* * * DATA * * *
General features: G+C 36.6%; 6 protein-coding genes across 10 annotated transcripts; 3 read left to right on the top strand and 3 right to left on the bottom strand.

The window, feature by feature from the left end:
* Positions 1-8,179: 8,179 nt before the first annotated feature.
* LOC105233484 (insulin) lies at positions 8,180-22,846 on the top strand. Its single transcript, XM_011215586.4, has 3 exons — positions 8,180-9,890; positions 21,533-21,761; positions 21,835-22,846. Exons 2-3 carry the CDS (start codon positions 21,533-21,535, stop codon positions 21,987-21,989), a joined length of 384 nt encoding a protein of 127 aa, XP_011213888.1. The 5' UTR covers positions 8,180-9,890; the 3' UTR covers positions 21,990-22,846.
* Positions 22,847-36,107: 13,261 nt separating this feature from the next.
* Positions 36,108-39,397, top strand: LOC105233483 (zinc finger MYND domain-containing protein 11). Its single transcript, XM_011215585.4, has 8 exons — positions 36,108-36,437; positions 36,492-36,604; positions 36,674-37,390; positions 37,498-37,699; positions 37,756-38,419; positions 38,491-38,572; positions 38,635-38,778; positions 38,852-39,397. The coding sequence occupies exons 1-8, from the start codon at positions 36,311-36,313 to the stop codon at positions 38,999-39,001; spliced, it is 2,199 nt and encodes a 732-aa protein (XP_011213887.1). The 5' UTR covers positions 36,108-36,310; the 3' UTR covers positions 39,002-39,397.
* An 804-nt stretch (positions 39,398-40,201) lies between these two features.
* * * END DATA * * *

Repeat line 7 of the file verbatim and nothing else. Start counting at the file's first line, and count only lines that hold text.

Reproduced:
* An 804-nt stretch (positions 39,398-40,201) lies between these two features.